The great Roger Federer was a high-profile absentee from Flushing Meadows, but Switzerland still managed to salute in the 2016 US Open via Stan Wawrinka’s four-set triumph over world No.1 Novak Djokovic in a classic final.
The dogged Wawrinka overcame the loss of a first-set tiebreak to prevail 6-7 6-4 7-5 6-3, clinching his third grand slam title – and his first US Open crown.
Djokovic battled bravely until the end, requiring attention for painful blisters but still causing Wawrinka some nervous moments after the third seed had led the fourth set 5-1.
— Getty Images Sport (@GettySport) September 12, 2016
The victory continues a remarkable run for the 31-year-old, who has now won 11 consecutive tournament finals, while it also improved his record in major finals to 3-0, enhancing his reputation as a big-match player.
Djokovic powered through the first-set tiebreaker 7-1 – making up for wasting two set points while leading 5-2 – while Wawrinka held his nerve in similar fashion in the second set, watching his 4-1 lead evaporate to 4-all before closing it out by breaking the defending champ.
Wawrinka raced out to a 3-0 lead in the third but again Djokovic pulled back to level. However, the Swiss broke the Serb again in the 12th game to take a two-sets-to-one advantage.
A hobbled Djokovic showed remarkable fortitude to fight back in the fourth, but ultimately ran out of steam.
An emotional Wawrinka began his post-match speech by paying tribute to long-time rival and training partner Djokovic, who had won 19 of their previous 23 encounters.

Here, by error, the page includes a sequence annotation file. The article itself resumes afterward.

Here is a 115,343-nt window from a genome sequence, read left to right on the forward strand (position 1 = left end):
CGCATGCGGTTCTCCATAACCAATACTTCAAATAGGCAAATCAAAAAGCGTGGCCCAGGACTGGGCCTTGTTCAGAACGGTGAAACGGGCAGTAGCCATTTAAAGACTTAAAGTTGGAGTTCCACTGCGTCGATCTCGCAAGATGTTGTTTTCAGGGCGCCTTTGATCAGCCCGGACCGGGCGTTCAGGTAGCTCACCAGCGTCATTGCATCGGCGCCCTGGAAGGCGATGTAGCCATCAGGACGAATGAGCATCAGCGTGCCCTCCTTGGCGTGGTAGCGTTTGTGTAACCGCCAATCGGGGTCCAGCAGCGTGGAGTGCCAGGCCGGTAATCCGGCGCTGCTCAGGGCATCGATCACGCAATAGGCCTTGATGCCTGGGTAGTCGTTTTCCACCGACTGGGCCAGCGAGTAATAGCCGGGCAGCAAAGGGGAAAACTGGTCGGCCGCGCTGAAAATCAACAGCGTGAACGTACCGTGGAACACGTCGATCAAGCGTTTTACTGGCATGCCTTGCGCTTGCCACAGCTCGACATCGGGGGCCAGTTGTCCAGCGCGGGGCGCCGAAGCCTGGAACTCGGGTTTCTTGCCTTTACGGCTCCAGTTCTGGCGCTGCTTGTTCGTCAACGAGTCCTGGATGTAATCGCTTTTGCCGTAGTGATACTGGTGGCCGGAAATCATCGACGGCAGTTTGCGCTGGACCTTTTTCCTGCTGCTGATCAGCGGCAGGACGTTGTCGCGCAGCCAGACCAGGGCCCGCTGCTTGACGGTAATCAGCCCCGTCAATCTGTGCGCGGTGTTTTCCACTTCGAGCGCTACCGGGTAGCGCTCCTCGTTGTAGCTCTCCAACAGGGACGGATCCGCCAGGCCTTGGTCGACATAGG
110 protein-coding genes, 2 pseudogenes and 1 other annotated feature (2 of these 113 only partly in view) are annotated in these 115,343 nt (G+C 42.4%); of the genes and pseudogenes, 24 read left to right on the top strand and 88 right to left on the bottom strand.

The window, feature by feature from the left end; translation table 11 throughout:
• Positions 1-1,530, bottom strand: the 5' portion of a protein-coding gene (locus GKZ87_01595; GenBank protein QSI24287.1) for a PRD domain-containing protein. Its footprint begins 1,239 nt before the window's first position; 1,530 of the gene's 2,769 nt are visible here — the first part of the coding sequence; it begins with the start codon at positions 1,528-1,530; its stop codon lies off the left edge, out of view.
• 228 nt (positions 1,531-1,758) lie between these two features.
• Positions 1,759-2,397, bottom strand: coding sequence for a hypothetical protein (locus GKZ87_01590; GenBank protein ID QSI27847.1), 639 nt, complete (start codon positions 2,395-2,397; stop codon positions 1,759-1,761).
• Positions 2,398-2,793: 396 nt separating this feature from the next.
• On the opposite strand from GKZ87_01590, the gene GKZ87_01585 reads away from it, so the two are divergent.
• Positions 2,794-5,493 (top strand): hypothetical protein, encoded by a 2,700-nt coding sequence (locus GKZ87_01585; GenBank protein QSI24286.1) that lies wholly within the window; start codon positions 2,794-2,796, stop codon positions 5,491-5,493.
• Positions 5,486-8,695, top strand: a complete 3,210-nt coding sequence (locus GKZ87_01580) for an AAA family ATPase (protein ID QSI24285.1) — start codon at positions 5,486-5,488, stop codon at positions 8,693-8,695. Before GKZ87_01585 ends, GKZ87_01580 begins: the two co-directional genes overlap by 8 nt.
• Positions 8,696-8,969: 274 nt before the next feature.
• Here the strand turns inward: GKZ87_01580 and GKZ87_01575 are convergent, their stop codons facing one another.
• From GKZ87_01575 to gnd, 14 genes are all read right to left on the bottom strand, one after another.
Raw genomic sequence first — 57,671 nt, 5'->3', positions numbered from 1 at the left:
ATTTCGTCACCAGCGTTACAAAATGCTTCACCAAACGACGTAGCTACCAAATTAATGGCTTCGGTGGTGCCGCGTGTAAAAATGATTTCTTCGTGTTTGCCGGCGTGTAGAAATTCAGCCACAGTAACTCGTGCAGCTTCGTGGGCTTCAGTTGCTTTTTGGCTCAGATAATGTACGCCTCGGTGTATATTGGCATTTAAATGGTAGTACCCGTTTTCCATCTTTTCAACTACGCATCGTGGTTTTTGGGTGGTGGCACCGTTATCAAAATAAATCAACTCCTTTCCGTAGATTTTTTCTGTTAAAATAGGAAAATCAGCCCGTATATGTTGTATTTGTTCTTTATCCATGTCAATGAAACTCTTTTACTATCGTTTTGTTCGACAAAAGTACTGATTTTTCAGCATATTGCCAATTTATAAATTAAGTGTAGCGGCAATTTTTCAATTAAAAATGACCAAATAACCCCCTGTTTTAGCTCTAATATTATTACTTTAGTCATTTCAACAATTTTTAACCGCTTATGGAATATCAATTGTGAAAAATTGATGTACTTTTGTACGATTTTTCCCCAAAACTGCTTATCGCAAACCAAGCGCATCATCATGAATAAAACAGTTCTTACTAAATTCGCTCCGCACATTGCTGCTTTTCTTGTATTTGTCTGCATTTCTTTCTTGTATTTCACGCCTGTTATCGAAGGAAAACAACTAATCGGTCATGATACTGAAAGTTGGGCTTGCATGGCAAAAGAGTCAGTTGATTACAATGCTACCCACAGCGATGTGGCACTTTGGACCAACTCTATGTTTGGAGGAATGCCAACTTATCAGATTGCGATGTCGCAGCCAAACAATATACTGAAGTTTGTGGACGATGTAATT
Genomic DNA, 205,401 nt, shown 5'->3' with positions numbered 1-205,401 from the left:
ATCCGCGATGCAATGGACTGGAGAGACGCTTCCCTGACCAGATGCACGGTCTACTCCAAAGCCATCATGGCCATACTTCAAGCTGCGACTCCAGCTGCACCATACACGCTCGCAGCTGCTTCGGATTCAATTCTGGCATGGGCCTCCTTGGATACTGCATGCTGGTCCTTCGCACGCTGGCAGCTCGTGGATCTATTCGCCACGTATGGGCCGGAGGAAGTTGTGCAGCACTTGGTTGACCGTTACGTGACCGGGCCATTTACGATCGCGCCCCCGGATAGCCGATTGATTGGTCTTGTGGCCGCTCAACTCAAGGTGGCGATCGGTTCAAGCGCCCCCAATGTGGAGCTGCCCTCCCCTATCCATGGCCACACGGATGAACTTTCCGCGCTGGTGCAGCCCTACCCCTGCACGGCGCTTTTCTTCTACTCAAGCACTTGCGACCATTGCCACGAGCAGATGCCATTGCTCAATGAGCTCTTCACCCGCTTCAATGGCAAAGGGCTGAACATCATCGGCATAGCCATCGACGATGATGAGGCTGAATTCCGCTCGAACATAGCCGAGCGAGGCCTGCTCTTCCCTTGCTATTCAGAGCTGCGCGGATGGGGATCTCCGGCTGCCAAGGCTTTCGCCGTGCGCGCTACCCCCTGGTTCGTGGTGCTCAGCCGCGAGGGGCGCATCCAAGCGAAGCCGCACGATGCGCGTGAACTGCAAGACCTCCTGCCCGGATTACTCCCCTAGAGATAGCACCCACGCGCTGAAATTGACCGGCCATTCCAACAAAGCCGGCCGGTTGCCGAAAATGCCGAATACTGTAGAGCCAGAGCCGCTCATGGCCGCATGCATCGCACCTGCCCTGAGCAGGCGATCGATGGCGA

— Tennis Express (@TennisExpress) September 12, 2016
“You’re a great champion, a great person. Because of you I am where I am today, so I would like to congratulate you for everything you’ve done,” Wawrinka said.
“This is amazing. I came here without expecting, without a goal to win it. But every time I stepped on the court I was trying to win every match.”
Wawrinka did it the hard way, following up his five-setter against Britain’s Daniel Evans in the third round with four consecutive four-set matches, downing Illya Marchenko, Juan Martin del Potro, Kei Nishikori and now Djokovic in lenghty showdowns.
“I think I played quite a lot of tennis these two weeks, I’m completely empty. I had to bring everything I had today against Novak,” he continued.
“Again there was so much emotion, with the crowd, with the atmosphere, with the stadium.
“This is something I never had before, so thank you so much. It’s been an amazing night again.”
This success continues an incredible three years for the late-blooming Wawrinka, whose surge up the men’s tennis ranks has been largely accredited to coming under the tutelage of coach Magnus Norman in 2013.
At the age of 28 he qualified for his first grand slam semi at the 2013 US Open – going down to Djokovic in a five-set epic – before claiming a watershed triumph over Rafael Nadal in the 2014 Australian Open final, upsetting Djokovic in the quarters along the way.
A four-set final win over Djokovic netted Wawrinka a second major title at the 2015 French Open, and after semi-final losses to Federer at the 2015 US Open and Andy Murray in his French Open title defence earlier this year, he now boasts three-quarters of a career slam.